While I accepted that CSR is sometimes good for the bottom line, I maintained that that is not an argument in its favour. Or rather, it is an argument about the expediency of CSR, whilst CSR’s real claim is to reach beyond expediency onto some higher plane.
Perhaps I should have said more clearly that I approve of the efforts that many PRs are making to drop the “S” in CSR (see here) because it removes some of the moral hazards associated with greenwash and talking nonsense.
I implied – but perhaps also not as clearly as I would have liked – that I respect PRs who prefer to talk about “sustainability” as an alternative to CSR because it captures ideas about future-proofing the firm. That’s got plenty of problems of its own, but at least it doesn’t claim huge moral virtue. Indeed, sustainability allows firms to put sustainable profitability at the head of all the competing sustainabilitities that different stakeholders advocate.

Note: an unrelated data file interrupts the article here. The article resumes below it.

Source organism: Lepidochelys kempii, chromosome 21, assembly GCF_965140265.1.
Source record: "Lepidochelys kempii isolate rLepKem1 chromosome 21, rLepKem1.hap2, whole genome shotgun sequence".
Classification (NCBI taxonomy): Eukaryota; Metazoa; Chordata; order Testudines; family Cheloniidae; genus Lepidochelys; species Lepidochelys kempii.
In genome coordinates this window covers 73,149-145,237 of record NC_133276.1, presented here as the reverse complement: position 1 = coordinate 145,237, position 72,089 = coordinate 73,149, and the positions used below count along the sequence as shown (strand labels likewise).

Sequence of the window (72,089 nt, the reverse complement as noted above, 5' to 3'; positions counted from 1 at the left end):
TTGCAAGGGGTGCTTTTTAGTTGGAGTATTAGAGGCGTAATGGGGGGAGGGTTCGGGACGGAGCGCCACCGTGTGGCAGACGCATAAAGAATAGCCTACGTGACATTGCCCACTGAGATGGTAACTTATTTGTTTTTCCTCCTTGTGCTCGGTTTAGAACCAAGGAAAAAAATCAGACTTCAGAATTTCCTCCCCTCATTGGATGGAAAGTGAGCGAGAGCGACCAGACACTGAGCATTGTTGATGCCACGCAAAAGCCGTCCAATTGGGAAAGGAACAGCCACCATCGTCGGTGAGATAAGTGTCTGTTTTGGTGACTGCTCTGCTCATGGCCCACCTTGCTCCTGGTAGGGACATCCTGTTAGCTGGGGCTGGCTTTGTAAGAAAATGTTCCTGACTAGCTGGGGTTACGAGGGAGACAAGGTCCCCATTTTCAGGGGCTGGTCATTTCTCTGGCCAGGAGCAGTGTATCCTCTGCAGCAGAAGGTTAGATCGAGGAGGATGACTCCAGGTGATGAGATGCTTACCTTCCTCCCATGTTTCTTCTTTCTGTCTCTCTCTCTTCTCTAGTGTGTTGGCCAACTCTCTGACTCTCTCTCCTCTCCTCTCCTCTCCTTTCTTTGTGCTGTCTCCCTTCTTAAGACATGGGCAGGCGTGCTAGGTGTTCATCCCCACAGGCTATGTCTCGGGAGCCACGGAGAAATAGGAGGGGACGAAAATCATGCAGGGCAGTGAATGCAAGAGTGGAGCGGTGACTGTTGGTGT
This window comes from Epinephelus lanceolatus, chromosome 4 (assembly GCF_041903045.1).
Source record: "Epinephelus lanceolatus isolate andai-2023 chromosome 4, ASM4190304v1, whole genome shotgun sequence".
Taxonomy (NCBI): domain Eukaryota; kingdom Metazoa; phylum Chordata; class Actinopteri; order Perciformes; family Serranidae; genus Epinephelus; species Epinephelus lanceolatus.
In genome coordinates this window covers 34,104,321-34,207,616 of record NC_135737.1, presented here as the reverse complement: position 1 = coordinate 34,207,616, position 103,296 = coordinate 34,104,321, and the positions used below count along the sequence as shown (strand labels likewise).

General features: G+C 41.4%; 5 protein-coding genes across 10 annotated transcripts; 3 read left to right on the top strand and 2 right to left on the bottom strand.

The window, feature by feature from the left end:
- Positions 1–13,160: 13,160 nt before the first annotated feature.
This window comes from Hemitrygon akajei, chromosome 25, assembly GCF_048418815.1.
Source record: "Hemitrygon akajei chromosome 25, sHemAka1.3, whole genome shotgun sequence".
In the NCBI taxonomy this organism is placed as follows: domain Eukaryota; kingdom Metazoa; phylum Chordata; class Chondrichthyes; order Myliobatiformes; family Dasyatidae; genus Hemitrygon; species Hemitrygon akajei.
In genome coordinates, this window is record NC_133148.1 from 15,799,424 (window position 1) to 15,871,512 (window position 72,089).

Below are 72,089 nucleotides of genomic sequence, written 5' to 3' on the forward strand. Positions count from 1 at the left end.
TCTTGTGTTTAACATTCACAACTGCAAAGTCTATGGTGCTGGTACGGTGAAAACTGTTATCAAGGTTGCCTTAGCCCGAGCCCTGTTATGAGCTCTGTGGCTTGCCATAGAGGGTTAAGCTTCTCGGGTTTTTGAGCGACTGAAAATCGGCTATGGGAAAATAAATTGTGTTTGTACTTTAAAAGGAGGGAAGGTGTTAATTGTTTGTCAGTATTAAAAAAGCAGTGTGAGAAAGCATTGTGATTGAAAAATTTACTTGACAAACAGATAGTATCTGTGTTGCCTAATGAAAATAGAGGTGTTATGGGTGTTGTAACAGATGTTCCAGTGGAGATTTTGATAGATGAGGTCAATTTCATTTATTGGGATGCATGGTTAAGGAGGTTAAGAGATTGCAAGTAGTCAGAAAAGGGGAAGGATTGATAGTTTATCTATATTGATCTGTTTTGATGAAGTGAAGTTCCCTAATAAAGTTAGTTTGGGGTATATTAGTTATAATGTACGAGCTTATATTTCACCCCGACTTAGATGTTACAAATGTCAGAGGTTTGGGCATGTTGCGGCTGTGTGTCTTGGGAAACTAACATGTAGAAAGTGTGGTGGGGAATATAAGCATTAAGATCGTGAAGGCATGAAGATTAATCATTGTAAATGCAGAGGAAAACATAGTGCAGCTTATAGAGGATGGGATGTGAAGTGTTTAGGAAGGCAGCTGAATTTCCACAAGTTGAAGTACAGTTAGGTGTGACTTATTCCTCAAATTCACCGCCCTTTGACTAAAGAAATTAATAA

To avoid being misunderstood, again and again I made clear that I was not advocating for one moment that firms should be allowed to wantonly damage the environment, behave badly toward their neighbours or toward anybody else.
Nevertheless, some of the audience appeared to believe that I was some kind of fascist. One person accused me of supporting the use of child labour in China. People kept implying that those of us resistant to CSR’s charms were less moral and less attractive than those who backed it. But I replied, many businesses, for many reasons, are resistant to lumbering themselves with a wide social or moral remit. Many such businesses do great good and provide life-enhancing social benefits that they are proud to deliver. Such firms and institutions operate with authenticity and conviction.
I insisted on the merit of reminding everybody about the foremost layer of responsibility that firms have to society: probity.